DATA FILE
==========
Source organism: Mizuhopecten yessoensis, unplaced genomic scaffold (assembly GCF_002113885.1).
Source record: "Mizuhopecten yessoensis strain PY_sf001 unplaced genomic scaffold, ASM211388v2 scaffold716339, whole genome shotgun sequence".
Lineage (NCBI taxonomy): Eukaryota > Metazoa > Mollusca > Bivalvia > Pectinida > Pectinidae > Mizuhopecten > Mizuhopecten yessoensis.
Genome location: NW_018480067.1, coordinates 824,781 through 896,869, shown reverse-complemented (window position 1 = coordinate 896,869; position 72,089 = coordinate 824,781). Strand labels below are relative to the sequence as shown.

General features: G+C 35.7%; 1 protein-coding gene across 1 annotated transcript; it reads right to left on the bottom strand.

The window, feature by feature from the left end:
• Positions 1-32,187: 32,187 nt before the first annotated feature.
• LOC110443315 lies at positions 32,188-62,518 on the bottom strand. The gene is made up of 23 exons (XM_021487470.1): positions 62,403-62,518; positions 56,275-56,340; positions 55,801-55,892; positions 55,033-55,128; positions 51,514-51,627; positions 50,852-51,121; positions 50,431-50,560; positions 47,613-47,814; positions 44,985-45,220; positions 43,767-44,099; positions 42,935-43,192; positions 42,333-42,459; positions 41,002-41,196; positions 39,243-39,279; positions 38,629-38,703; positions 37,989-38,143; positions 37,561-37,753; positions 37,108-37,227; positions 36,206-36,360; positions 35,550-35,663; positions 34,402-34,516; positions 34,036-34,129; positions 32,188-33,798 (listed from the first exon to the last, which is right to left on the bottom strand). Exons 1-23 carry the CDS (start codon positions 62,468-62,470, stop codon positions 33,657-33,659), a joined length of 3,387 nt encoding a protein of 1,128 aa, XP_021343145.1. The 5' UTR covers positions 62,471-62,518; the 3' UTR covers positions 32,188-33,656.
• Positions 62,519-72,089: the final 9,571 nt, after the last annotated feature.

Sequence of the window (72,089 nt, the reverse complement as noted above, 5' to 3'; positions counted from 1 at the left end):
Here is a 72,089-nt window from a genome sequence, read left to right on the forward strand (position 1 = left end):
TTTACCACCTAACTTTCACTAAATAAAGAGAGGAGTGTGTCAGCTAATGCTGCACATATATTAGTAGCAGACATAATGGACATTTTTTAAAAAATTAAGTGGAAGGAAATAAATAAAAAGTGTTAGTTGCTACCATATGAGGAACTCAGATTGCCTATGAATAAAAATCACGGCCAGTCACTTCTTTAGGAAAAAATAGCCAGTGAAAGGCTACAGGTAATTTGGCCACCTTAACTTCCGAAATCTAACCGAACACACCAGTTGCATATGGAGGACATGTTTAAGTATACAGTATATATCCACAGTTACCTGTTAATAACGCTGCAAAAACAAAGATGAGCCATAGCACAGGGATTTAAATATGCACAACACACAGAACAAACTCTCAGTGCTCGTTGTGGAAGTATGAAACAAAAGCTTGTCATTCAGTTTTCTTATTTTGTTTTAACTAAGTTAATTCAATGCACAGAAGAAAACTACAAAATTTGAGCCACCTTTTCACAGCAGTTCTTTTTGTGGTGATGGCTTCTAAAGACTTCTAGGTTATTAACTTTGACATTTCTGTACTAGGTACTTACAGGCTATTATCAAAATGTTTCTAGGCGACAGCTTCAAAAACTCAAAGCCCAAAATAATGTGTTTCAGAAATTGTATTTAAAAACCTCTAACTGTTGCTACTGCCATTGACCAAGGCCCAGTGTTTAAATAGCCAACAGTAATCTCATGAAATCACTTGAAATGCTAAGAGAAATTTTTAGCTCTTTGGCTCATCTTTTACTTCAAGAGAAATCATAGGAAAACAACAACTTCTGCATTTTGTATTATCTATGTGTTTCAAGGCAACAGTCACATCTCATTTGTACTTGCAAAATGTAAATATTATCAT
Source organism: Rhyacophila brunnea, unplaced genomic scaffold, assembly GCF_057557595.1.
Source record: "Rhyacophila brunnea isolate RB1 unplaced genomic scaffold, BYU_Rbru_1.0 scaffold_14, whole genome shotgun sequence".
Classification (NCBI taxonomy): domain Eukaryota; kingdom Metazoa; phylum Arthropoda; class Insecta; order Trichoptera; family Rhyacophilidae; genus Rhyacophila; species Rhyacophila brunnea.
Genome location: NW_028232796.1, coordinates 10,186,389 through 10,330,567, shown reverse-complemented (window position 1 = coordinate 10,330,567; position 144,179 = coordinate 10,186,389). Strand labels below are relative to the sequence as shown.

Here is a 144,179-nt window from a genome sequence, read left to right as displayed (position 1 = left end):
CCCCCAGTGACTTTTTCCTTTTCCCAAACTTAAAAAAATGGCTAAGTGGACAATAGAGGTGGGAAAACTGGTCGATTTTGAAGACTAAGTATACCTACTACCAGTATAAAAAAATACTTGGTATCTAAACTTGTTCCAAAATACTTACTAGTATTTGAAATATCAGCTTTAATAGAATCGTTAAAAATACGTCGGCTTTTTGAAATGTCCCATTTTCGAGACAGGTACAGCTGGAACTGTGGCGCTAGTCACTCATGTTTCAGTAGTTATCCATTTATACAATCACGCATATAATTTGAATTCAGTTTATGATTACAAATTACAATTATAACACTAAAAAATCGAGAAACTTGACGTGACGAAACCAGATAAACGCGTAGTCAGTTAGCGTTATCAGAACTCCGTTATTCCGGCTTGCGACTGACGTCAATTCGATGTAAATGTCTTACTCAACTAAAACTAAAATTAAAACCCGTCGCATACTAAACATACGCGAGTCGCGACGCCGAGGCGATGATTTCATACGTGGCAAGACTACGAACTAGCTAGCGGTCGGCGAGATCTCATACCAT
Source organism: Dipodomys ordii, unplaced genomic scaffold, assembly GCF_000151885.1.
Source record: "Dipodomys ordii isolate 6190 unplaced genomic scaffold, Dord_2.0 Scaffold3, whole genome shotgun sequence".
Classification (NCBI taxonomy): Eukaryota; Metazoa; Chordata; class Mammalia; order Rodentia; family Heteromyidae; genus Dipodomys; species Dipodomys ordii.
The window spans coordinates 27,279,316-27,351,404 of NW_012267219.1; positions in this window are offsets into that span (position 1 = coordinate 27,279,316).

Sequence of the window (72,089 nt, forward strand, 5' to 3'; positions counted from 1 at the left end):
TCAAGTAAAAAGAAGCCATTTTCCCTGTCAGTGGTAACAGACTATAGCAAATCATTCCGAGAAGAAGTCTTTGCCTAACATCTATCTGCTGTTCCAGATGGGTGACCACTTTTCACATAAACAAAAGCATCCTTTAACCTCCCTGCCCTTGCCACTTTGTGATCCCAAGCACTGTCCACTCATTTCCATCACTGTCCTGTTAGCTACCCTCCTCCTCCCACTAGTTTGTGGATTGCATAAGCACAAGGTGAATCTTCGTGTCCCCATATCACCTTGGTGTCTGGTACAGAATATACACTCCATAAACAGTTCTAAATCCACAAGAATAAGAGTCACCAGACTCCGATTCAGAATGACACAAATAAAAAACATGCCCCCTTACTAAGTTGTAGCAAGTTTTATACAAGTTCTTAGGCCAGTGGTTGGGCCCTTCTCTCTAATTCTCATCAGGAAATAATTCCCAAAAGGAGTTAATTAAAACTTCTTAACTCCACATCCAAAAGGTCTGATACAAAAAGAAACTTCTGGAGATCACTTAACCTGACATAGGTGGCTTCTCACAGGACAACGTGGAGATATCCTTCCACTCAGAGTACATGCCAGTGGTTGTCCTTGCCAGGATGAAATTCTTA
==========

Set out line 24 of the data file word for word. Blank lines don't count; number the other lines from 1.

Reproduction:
TCAAGTAAAAAGAAGCCATTTTCCCTGTCAGTGGTAACAGACTATAGCAAATCATTCCGAGAAGAAGTCTTTGCCTAACATCTATCTGCTGTTCCAGATGGGTGACCACTTTTCACATAAACAAAAGCATCCTTTAACCTCCCTGCCCTTGCCACTTTGTGATCCCAAGCACTGTCCACTCATTTCCATCACTGTCCTGTTAGCTACCCTCCTCCTCCCACTAGTTTGTGGATTGCATAAGCACAAGGTGAATCTTCGTGTCCCCATATCACCTTGGTGTCTGGTACAGAATATACACTCCATAAACAGTTCTAAATCCACAAGAATAAGAGTCACCAGACTCCGATTCAGAATGACACAAATAAAAAACATGCCCCCTTACTAAGTTGTAGCAAGTTTTATACAAGTTCTTAGGCCAGTGGTTGGGCCCTTCTCTCTAATTCTCATCAGGAAATAATTCCCAAAAGGAGTTAATTAAAACTTCTTAACTCCACATCCAAAAGGTCTGATACAAAAAGAAACTTCTGGAGATCACTTAACCTGACATAGGTGGCTTCTCACAGGACAACGTGGAGATATCCTTCCACTCAGAGTACATGCCAGTGGTTGTCCTTGCCAGGATGAAATTCTTA